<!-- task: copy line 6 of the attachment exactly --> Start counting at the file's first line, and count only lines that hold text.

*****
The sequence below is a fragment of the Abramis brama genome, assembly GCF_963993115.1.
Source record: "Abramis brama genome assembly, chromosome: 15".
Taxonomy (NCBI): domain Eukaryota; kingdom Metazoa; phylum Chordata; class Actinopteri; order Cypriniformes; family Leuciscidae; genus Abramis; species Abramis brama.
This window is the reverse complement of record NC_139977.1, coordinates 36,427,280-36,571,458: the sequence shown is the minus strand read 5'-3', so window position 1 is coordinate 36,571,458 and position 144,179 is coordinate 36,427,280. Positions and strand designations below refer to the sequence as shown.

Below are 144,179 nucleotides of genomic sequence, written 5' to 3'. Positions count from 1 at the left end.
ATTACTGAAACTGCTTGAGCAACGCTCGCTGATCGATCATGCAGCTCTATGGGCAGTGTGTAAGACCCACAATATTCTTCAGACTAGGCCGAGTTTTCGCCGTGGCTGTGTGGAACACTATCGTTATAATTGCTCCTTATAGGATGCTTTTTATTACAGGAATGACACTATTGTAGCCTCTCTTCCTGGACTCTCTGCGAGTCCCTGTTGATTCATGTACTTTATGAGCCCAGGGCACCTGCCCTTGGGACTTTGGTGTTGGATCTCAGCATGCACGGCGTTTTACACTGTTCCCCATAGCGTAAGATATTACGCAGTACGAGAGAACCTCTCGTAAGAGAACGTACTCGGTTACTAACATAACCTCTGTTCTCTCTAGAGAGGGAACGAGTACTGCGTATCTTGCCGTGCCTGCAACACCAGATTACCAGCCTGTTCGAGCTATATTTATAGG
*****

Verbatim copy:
ATTACTGAAACTGCTTGAGCAACGCTCGCTGATCGATCATGCAGCTCTATGGGCAGTGTGTAAGACCCACAATATTCTTCAGACTAGGCCGAGTTTTCGCCGTGGCTGTGTGGAACACTATCGTTATAATTGCTCCTTATAGGATGCTTTTTATTACAGGAATGACACTATTGTAGCCTCTCTTCCTGGACTCTCTGCGAGTCCCTGTTGATTCATGTACTTTATGAGCCCAGGGCACCTGCCCTTGGGACTTTGGTGTTGGATCTCAGCATGCACGGCGTTTTACACTGTTCCCCATAGCGTAAGATATTACGCAGTACGAGAGAACCTCTCGTAAGAGAACGTACTCGGTTACTAACATAACCTCTGTTCTCTCTAGAGAGGGAACGAGTACTGCGTATCTTGCCGTGCCTGCAACACCAGATTACCAGCCTGTTCGAGCTATATTTATAGG